How do you get out the vote in the Instagram age? Ask big-name artists to help
A Calida Garcia Rawles signature painting of a woman peacefully submerged in water; a Xylor Jane rhythmic, kaleidoscope painting bursting with color; a Laurie Simmons photograph of a gold stopwatch with human legs — these are just a few of the works in a library of free, downloadable images created by the voter advocacy platform Vote.org.
Launched Thursday, the nonpartisan Plan Your Vote initiative features original and new iterations of preexisting work from more than 60 artists including Robert Longo, Sally Mann, Julie Mehretu, Marilyn Minter and Wangechi Mutu.
For the record:
6:43 PM, Sep. 11, 2020An earlier version of this article said Christine Messineo is director of Hannah Hoffman Gallery. She is the former director.
The goal is to provide a trove of shareable imagery to spread across social media the message about the importance of voting.
All of the art is stamped with a PlanYourVote.org graphic. The website provides state-specific voting information and tools to help people check their registration, register to vote, get election reminders and find their polling place.
The initiative involves more than 50 art institutions, including the Underground Museum in L.A., the Los Angeles County Museum of Art and the Solomon R. Guggenheim Museum. They will share the art on their social media channels and promote the Vote.org platform on their websites.
The institutions and artists have a combined reach of 10 million followers on Instagram alone, said Vote.org Chief Executive Andrea Hailey, who added that about 60% of the people who use the platform are 35 and younger.
“In a landscape where people are constantly scrolling through Instagram and social media, there’s something we can inject in there that’s positive and beautiful and very human, that can connect people back to where we are in this moment and why voting is important,” Hailey said.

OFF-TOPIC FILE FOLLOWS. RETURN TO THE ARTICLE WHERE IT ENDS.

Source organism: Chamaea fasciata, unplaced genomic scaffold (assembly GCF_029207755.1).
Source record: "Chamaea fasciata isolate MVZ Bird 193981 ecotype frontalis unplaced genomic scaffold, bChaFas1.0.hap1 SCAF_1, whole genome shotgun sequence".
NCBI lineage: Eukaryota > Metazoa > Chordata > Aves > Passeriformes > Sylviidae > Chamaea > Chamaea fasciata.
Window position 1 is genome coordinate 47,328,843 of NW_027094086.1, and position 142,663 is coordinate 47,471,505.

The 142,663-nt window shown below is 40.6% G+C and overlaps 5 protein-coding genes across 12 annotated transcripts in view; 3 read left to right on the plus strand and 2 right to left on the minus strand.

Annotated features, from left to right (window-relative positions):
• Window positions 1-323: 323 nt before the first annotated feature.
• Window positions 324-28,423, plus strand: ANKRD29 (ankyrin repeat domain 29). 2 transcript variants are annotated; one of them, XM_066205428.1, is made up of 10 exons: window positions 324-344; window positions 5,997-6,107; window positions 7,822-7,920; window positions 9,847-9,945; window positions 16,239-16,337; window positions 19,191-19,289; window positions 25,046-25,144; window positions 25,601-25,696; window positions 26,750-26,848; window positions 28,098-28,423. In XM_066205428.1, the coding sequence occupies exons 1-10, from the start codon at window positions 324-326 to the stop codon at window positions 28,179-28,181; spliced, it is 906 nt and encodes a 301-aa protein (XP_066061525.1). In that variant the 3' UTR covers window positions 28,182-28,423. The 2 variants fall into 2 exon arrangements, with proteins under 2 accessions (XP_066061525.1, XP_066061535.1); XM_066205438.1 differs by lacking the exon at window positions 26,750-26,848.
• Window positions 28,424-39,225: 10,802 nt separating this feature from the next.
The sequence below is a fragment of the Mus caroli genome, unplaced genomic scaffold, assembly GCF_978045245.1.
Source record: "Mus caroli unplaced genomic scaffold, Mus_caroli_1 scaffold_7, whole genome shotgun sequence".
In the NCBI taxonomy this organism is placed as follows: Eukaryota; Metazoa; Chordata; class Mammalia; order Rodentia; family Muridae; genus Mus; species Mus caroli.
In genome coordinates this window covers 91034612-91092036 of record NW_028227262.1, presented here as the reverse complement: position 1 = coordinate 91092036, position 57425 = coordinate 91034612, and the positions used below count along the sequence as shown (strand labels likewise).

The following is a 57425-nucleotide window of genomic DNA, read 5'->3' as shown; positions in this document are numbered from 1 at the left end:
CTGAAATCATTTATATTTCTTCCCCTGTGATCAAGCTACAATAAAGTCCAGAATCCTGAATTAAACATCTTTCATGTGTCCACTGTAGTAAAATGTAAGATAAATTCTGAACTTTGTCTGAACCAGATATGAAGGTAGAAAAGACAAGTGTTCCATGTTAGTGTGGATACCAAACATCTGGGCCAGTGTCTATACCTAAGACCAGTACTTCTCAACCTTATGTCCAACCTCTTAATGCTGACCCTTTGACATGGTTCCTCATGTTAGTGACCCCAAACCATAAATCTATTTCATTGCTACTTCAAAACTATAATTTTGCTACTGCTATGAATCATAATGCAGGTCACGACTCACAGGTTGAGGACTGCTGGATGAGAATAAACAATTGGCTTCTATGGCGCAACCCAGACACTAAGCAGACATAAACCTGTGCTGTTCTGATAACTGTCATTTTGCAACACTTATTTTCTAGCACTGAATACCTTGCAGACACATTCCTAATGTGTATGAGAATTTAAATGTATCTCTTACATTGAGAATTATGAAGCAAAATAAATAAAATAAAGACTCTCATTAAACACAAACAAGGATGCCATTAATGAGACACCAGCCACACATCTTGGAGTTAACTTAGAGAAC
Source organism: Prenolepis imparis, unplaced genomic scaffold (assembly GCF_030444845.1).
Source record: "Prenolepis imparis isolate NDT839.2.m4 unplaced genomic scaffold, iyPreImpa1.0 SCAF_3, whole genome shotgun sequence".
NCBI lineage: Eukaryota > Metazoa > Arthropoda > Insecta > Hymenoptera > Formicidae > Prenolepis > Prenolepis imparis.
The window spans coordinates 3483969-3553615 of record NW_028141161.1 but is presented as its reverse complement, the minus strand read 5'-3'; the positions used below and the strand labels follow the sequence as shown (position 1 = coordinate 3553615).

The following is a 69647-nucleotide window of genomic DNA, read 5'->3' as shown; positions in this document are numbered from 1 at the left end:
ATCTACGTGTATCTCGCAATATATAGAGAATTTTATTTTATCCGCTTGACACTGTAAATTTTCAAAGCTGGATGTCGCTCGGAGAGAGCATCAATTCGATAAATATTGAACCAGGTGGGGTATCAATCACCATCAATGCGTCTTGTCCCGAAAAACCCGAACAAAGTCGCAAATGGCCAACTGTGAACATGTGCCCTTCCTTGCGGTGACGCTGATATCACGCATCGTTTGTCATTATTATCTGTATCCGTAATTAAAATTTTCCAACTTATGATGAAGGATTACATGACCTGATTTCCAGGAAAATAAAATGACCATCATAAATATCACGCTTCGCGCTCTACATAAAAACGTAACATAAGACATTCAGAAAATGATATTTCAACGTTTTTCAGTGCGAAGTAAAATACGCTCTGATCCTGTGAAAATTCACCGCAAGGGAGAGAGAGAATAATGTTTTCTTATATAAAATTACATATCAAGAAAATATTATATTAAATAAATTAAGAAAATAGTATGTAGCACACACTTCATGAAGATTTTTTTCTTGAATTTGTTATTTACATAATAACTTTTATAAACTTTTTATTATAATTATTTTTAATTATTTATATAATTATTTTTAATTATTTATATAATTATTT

Plan Your Vote Executive Director Christine Messineo began working on the project about two months ago. As an art professional — she’s the former director of L.A.’s Hannah Hoffman Gallery and a former partner at New York’s Bortolami Gallery — she was looking for a way to make an impact.
Messineo reached out to Hailey, a childhood friend and art collector, and proposed a campaign that harnessed her art connections.
Vote.org is utilitarian, Messineo said. The organization has registered more than 4.7 million voters, verified 10.9 million voters’ registration status and helped more than 4.3 million request their mail-in ballot.
“It’s about getting information out there and having it be really concise,” Messineo said, noting that such a campaign needs a visual language.
“Coming from the art world, I understand the impact of a visual identity and visual language and how motivating that can be,” she added. “People are just generally more excited to look at something that’s not solely text based or has a graphic element to it.”
A small L.A. artist collective beats out more than 100 entries from around the world with a “friendly” design that balances the past with the future.
For Messineo, it was important to include a diverse group of artists in the project, as the focus of Vote.org is increasing turnout among communities of color and young people.
Many artists created completely original artwork including watercolor, drawing and photography, while others made new iterations of existing works that aligned with Plan Your Vote’s messaging. For preexisting works, the artists combined the Plan Your Vote graphics with elements of the original art to make a cohesive new piece.
As a nonpartisan organization, the visual library couldn’t include any images in support of or against a specific candidate.
The original submission from sound artist Christine Sun Kim, a charcoal drawing with “Vote. Him. Out.” text above musical notes was changed to “Vote.Vote.Vote.” Colorful paintings by Minter that read “Resist” and “Sad!” and a vibrant “Basta” (“Enough”) painting by Candida Alvarez were deemed nonpartisan.
Vote.org “would lose their tax-exempt status if they are connected to or endorsing any candidate or proposition,” Messineo said. “It’s been a back and forth. The only reason that we’re able to partner with all of these museums is because we are nonpartisan.”
Hailey hopes the project will lead to more people registering to vote and others beginning to plan how they will vote in November.
“Every state has a different way of administering its elections so it makes for a complicated landscape in what is a chaotic time,” Hailey said. “We just want to make sure no one gets disenfranchised from the process.”
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